Chordeiles minorIt’s been a difficult week. But one of the highlights was on Thursday, when a friend and I went into Prospect Park in the late afternoon. Just before sunset, we were in the Nethermead. Overhead, the chittering of many Chimney Swifts was heard as the little birds darted all over the sky taking their last meals of the day. And then suddenly, nighthawks! Chordeiles minor are much larger than swifts, with long pointy wings and long tails, making them look somewhat falcon-like. But their fast, loopy, erratic flight is all their own. I counted seven at once, whirling through the air as they gobbled after insects in the aether. Another group of birders counted twice that many over time. These photos are mediocre, but hopefully hint at the setting sun’s under-lighting of the russety undersides of the birds, and their distinctive wing patch-stripes.Chordeiles minorThey are on the move now, to their wintering grounds in South America.

A quintessential summer evening bird, this is a species in decline. It’s one of the species mentioned in this excellent op-ed by the head of the Cornell Lab. A must-read.

Future Odes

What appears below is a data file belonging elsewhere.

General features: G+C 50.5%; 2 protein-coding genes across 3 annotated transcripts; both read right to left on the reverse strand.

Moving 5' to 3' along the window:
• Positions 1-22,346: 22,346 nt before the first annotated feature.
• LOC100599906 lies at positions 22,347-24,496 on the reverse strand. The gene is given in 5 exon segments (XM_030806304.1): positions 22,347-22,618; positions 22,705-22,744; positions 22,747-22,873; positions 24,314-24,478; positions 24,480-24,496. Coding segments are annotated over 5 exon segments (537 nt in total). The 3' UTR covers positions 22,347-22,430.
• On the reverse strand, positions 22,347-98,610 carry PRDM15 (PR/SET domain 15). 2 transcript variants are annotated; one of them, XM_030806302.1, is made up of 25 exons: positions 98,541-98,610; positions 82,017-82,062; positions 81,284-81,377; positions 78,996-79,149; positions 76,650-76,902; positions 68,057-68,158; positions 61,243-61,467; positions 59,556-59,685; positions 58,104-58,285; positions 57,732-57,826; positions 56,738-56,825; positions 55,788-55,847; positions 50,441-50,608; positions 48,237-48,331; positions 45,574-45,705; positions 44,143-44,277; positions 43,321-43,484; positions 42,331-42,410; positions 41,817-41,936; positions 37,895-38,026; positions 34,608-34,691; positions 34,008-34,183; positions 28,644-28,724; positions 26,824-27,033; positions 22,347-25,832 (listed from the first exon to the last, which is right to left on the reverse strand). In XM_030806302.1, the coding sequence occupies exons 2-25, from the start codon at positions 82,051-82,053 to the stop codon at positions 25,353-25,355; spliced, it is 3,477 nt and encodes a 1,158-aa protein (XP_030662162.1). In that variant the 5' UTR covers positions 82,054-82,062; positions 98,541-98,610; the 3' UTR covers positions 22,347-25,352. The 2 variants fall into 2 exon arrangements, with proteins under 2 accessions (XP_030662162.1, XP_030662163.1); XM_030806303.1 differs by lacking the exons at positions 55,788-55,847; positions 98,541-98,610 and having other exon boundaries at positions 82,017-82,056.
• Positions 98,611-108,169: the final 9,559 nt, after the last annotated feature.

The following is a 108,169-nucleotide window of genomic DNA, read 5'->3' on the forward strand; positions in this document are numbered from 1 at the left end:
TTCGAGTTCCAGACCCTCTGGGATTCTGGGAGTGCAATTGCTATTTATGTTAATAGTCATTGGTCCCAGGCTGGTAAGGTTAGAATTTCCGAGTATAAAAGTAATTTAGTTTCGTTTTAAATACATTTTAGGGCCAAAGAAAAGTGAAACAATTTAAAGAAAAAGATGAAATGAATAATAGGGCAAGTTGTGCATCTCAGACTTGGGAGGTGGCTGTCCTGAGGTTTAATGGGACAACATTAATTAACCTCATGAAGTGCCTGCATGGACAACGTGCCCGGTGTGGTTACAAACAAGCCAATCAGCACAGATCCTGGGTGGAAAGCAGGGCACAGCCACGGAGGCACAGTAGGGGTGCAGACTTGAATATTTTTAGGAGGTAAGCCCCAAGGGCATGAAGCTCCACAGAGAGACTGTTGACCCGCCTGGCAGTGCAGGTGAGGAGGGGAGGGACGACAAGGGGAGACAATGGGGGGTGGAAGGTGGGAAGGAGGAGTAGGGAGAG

Perithemis teneraEastern Amberwings (Perithemis tenera) in the reproductive wheel: the male holds the female by the back of the head; the female curves her abdomen up and forwards his genitalia, located (counterintuitively?) at the base of his abdomen. Pachydiplax longipennisA female Blue Dasher (Pachydiplax longipennis) dipping her abdomen down to lay fertilized eggs in a bit of water floating on a lily. Enallagma civileIn some species of Odonates, the male will continue to hold the female after mating and through the egg-laying process, precluding another male from mating with her, as with these Familiar Bluets (Enallagma civile). They can fly in tandem like this. Some species’ males will scoop out a previous male’s sperm from the female before adding his own with his specially equipped penis.Pachydiplax longipennisBlue Dasher females don’t seem to need chaperones. And look at all the eggs! Like pieces of short-grain rice, but much smaller. Of course, you know many will not make it to adulthood. These eggs were another post-photo discovery.